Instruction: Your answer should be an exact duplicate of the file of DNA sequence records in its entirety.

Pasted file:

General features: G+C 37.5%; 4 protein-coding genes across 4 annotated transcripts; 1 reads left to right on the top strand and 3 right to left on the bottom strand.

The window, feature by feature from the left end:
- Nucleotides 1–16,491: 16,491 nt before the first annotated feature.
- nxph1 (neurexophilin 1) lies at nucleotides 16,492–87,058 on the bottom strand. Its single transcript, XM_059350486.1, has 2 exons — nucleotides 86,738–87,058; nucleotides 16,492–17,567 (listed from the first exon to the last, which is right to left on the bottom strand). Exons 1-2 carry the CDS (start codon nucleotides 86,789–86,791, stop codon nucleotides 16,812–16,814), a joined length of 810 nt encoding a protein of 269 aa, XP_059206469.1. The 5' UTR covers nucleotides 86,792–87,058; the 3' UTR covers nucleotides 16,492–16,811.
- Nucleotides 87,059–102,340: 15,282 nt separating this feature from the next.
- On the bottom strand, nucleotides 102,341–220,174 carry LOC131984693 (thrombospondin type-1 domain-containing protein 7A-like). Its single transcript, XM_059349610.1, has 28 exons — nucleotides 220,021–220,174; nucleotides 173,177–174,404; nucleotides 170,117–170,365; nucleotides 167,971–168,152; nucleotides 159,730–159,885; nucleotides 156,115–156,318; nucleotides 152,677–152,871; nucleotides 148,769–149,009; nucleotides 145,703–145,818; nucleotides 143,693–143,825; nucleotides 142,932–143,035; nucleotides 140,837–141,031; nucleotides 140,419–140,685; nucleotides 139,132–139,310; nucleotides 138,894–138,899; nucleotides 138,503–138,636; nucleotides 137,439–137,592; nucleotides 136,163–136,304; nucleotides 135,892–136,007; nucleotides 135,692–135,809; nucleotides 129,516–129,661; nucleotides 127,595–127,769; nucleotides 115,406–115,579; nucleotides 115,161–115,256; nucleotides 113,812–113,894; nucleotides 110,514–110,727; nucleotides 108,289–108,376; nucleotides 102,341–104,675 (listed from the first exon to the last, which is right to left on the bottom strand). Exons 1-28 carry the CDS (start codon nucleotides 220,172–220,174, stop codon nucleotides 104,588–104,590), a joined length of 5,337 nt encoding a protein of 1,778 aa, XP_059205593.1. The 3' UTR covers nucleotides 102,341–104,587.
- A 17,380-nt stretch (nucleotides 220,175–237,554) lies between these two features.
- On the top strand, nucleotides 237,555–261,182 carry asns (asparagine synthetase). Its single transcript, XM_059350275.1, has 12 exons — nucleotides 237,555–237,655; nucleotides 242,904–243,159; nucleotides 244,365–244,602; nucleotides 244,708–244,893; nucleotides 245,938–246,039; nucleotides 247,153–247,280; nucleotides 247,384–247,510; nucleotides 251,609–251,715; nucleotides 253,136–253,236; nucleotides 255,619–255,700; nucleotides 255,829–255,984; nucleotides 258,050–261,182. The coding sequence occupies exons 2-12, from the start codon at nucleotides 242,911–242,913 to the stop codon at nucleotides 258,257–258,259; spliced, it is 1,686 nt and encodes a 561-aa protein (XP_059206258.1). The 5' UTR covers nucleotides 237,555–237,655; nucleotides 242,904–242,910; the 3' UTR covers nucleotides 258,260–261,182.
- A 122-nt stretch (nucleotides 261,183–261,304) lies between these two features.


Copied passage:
General features: G+C 37.5%; 4 protein-coding genes across 4 annotated transcripts; 1 reads left to right on the top strand and 3 right to left on the bottom strand.

The window, feature by feature from the left end:
- Nucleotides 1–16,491: 16,491 nt before the first annotated feature.
- nxph1 (neurexophilin 1) lies at nucleotides 16,492–87,058 on the bottom strand. Its single transcript, XM_059350486.1, has 2 exons — nucleotides 86,738–87,058; nucleotides 16,492–17,567 (listed from the first exon to the last, which is right to left on the bottom strand). Exons 1-2 carry the CDS (start codon nucleotides 86,789–86,791, stop codon nucleotides 16,812–16,814), a joined length of 810 nt encoding a protein of 269 aa, XP_059206469.1. The 5' UTR covers nucleotides 86,792–87,058; the 3' UTR covers nucleotides 16,492–16,811.
- Nucleotides 87,059–102,340: 15,282 nt separating this feature from the next.
- On the bottom strand, nucleotides 102,341–220,174 carry LOC131984693 (thrombospondin type-1 domain-containing protein 7A-like). Its single transcript, XM_059349610.1, has 28 exons — nucleotides 220,021–220,174; nucleotides 173,177–174,404; nucleotides 170,117–170,365; nucleotides 167,971–168,152; nucleotides 159,730–159,885; nucleotides 156,115–156,318; nucleotides 152,677–152,871; nucleotides 148,769–149,009; nucleotides 145,703–145,818; nucleotides 143,693–143,825; nucleotides 142,932–143,035; nucleotides 140,837–141,031; nucleotides 140,419–140,685; nucleotides 139,132–139,310; nucleotides 138,894–138,899; nucleotides 138,503–138,636; nucleotides 137,439–137,592; nucleotides 136,163–136,304; nucleotides 135,892–136,007; nucleotides 135,692–135,809; nucleotides 129,516–129,661; nucleotides 127,595–127,769; nucleotides 115,406–115,579; nucleotides 115,161–115,256; nucleotides 113,812–113,894; nucleotides 110,514–110,727; nucleotides 108,289–108,376; nucleotides 102,341–104,675 (listed from the first exon to the last, which is right to left on the bottom strand). Exons 1-28 carry the CDS (start codon nucleotides 220,172–220,174, stop codon nucleotides 104,588–104,590), a joined length of 5,337 nt encoding a protein of 1,778 aa, XP_059205593.1. The 3' UTR covers nucleotides 102,341–104,587.
- A 17,380-nt stretch (nucleotides 220,175–237,554) lies between these two features.
- On the top strand, nucleotides 237,555–261,182 carry asns (asparagine synthetase). Its single transcript, XM_059350275.1, has 12 exons — nucleotides 237,555–237,655; nucleotides 242,904–243,159; nucleotides 244,365–244,602; nucleotides 244,708–244,893; nucleotides 245,938–246,039; nucleotides 247,153–247,280; nucleotides 247,384–247,510; nucleotides 251,609–251,715; nucleotides 253,136–253,236; nucleotides 255,619–255,700; nucleotides 255,829–255,984; nucleotides 258,050–261,182. The coding sequence occupies exons 2-12, from the start codon at nucleotides 242,911–242,913 to the stop codon at nucleotides 258,257–258,259; spliced, it is 1,686 nt and encodes a 561-aa protein (XP_059206258.1). The 5' UTR covers nucleotides 237,555–237,655; nucleotides 242,904–242,910; the 3' UTR covers nucleotides 258,260–261,182.
- A 122-nt stretch (nucleotides 261,183–261,304) lies between these two features.